INKLINGS Responding to change in reproductive endocrinology fellowships Thirty years ago, in the days when I was a reproductive endocrinology fellow, the ﬁeld looked far different than it does today. Reproductive endocrinologists at that time were most assuredly the experts in diagnosing and treating infertility, but were often, if not usually, the go-to doctors for patients with congenital uterovaginal anomalies, endometriosis, and those in need of complicated endoscopic procedures. The reproductive endocrinology and infertility specialist (REI) was not only the authority on polycystic ovary syndrome (PCOS) and other hormonal problems, but often the leader in addressing clinical issues in contraception, abnormal uterine bleeding, and menopause. In the early to middle 1980s, infertility treatment, such as it was, was largely a surgical specialty. Many reproductive endocrinologists performed hundreds of operations per year, albeit with only modest success rates. There were fewer than ten IVF programs in the country when I began my fellowship, and intrauterine insemination (IUI) was a new and novel treatment. The educational priorities of REI fellows reﬂected the practice at the time. We were trained primarily in reproductive surgery, medical and pediatric endocrinology, and to a lesser extent the emerging ﬁeld of assisted reproductive technology (ART). The present role of the reproductive endocrinologist is tremendously different than it was then. Contemporary REI practice is mostly composed of infertility treatment of which ART is obviously a huge component. The experience of our REI fellows as reported in the Society for Reproductive Endocrinology and Infertility Directory of Fellowship Programs (1) reﬂects this shift of focus. The median number of laparoscopies performed per fellow is 76 (range 7–407), laparotomies 30 (range 7–111; 25% did fewer than ten), and hysteroscopies 90 (range 18–481). In the latter case, it is not clear how many are simply screening procedures performed on asymptomatic women before IVF. The surgical experience of those completing minimally invasive surgery fellowships is far greater than this; it is now hard to argue that the REI is still the go-to endoscopist. Similarly, the authoritative voice in contraception clearly belongs to those who have completed fellowship training in family planning, and in many locales the diagnosis and treatment of young women with uterovaginal anomalies are now performed primarily by those trained in pediatric and adolescent gynecology. In addition, menopausal women as well as patients with PCOS and other routine reproductive endocrinologic disorders are increasingly cared for by ‘‘women's health specialists’’ in internal and family medicine. What, then, does the future hold for the reproductive endocrinologist and REI fellow? This is clearly an unresolved question, discussed by many in our ﬁeld. I believe that we can start to shape a potentially transformative response by focusing on where our expertise is most comprehensive and where we devote most of our clinical efforts, that is, in diagnosing and treating infertility. As our practice has evolved from straightforward treatments of women to include the care of gametes, embryos, and even genes, it is in many ways no longer constrained by gender. Indeed I am conﬁdent VOL. - NO. - / - 2014
that many and perhaps most REIs are more knowledgeable about sperm and male reproduction than they are about many areas in obstetrics and gynecology. I propose that this expertise in reproduction could be further cultivated to improve our care of infertile couples by extending the practice of REIs to include the primary evaluation of infertile men. While recognizing that this notion might seem provocative or radical to some, I would suggest that such a practice, if properly developed, would represent a signiﬁcant improvement over the present evaluation of many men which often consists of simply reviewing the results of a semen analysis. Routinely obtaining a detailed history and performing a thorough physical exam on the male partner is not common; indeed, it is not rare for physicians to recommend treatment of a man in the form of IUI without ever having met him. Some men are routinely referred to a urologist for evaluation, but urologists trained in male infertility are few and far between, and it is my sense that general urologists usually do not have much interest in caring for these patients. Said simply, thorough evaluation of the male partner of an infertile couple is far from universal at present, and for this reason signiﬁcant issues affecting the fertility and health of the couple may be overlooked. I would submit that with proper training, which could be incorporated into our existing fellowship programs, REI fellows and by extension REIs should be capable of routinely evaluating the partners of their female patients. We are better equipped to address hormonal issues in these patients than are most general urologists, and could easily become facile in physical diagnosis, imaging, and, in certain limited circumstances, performing relatively minor procedures. The REI seeing both partners would allow more comprehensive, efﬁcient, and coordinated care of the infertile couple, and would likely be far more convenient for them. I do not intend in any way to disrespect or undervalue the outstanding expertise of our colleagues in urology who have been subspecialty trained in male infertility. On the contrary, I would afﬁrm that their expertise is critical to progress in our ﬁeld, and their collaboration is tremendously important and appreciated by us and by our mutual patients. However, many, and perhaps most, REIs do not enjoy the luxury of an accessible subspecialty-trained expert. Indeed, even when such experts are available, would it not be better for them to see patients who were appropriately evaluated before referral? The purpose of this suggestion is not to threaten or usurp the role of the subspecialized urologist, but rather to evoke a collaborative training program along a ‘‘serviceline’’ model. Such a program could bear signiﬁcant similarity to those that have been developed in the ﬁeld of female pelvic medicine and reconstructive surgery. The curricula of many of our present fellowships continue to emphasize a number of areas that play a relatively minor role in the practice of today's REIs. I believe we should redesign the clinical objectives and training of our young colleagues to help them to become expert in what they will likely be doing when they have completed their fellowships. Learning to provide male infertility services would clearly represent a new direction in training REI fellows and could 1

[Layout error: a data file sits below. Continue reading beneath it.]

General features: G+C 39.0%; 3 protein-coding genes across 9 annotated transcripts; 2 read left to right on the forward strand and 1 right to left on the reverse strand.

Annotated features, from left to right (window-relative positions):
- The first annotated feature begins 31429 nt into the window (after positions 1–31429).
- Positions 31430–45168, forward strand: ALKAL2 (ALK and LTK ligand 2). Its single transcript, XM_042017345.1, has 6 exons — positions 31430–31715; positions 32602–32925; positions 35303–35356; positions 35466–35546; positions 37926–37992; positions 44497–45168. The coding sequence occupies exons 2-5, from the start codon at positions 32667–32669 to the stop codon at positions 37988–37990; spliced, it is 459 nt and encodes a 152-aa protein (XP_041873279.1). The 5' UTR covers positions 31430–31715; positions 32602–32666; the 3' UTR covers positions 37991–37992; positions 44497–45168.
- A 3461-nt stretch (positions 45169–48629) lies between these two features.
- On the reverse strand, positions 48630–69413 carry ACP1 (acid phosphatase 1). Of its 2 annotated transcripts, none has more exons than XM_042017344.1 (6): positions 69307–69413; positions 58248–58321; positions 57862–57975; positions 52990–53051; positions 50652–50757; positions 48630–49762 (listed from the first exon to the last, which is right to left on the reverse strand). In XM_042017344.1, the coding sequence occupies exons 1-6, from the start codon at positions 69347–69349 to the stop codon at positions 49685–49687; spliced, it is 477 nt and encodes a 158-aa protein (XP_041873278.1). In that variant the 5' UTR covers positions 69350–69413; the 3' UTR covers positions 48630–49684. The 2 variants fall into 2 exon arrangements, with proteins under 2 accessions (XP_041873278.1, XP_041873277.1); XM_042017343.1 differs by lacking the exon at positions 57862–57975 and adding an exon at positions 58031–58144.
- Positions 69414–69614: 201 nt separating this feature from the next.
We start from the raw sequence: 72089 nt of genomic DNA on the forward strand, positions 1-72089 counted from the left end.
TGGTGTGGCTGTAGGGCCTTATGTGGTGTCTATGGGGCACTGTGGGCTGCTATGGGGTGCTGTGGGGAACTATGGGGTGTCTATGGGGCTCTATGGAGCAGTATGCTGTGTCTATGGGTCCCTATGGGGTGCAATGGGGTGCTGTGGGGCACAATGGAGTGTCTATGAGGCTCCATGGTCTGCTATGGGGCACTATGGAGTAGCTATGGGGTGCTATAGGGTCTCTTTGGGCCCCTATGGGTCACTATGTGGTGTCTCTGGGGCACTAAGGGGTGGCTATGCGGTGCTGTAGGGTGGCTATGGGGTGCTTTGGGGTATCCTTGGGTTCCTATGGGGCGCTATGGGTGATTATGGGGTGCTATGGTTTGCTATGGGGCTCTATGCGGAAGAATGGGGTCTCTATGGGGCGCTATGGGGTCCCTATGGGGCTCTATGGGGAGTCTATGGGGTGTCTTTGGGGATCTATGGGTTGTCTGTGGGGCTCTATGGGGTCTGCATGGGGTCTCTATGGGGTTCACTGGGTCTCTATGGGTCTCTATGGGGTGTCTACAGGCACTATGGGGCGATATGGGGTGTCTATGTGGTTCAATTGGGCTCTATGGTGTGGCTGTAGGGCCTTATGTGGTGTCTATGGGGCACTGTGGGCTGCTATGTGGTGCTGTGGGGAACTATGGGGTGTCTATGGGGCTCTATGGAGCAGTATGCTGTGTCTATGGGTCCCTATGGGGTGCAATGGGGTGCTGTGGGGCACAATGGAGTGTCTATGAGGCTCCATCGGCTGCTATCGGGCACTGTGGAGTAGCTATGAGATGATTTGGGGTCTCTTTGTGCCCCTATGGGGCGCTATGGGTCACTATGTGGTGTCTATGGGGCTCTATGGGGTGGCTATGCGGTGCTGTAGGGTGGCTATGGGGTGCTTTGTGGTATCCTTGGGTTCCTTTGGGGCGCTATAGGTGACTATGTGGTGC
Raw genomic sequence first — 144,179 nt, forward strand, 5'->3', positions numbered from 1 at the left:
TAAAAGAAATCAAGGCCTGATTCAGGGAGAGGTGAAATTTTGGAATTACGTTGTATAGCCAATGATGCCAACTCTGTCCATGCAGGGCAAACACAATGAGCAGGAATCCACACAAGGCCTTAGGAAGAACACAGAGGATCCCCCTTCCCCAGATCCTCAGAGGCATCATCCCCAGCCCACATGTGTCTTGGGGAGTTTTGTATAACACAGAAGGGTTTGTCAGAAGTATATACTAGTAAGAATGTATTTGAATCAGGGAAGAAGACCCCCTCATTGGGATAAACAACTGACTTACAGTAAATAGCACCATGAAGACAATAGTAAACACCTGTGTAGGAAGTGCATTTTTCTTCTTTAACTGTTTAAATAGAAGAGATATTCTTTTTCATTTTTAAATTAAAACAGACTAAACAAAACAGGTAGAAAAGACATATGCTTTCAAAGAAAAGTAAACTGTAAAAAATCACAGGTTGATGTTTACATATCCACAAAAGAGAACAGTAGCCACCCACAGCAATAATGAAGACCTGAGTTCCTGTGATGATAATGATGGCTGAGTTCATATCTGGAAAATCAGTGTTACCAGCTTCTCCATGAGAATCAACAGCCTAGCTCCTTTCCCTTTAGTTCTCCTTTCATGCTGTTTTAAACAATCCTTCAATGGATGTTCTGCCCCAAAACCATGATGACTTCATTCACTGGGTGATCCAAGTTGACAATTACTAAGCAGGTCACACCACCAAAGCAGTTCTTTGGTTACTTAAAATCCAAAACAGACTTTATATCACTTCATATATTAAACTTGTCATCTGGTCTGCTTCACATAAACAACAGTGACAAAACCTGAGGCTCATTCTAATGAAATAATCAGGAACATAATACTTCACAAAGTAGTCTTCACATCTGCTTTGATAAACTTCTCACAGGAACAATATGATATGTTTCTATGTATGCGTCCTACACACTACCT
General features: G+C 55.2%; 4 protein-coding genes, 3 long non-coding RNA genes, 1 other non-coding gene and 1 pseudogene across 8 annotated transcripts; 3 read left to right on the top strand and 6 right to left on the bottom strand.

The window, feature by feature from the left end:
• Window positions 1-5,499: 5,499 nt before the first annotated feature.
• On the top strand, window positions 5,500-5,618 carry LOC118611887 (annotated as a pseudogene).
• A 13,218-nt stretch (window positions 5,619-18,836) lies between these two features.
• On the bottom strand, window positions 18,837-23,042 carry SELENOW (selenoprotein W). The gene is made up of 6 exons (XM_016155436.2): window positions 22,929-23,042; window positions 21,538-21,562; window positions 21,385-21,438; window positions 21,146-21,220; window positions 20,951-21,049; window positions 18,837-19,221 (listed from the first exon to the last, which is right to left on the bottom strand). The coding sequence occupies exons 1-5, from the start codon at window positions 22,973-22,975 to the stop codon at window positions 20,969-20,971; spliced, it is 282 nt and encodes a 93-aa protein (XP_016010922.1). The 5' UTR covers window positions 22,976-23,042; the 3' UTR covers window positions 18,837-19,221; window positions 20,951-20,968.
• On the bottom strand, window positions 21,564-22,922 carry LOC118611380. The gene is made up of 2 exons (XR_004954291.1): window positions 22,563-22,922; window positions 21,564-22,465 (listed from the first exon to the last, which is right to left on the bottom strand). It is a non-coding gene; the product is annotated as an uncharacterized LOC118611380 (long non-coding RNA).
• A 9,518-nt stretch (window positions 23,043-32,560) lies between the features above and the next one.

INKLINGS lead to a more thorough reevaluation of our fellowship curricula. Perhaps the growing prominence of other related disciplines, such as genetics, might also replace traditional but increasingly less relevant fellowship objectives. The esteemed Editors-in-Chief of Fertility and Sterility have asked us to consider this ‘‘Inklings’’ forum as a chance to think out loud about important subjects. I hope that this is one to be considered. William D. Schlaff, M.D. Department of Obstetrics and Gynecology, Jefferson Medical College, Thomas Jefferson University, Philadelphia, Pennsylvania
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American Society for Reproductive Medicine, Society for Reproductive Endocrinology and Infertility. Directory of fellowship programs in reproductive endocrinology and infertility; fellowships available in 2014. Available at: www.socrei.org/uploadedFiles/Afﬁliates/SOCREI/Fellowships/ REIFellowshipPrograms.pdf.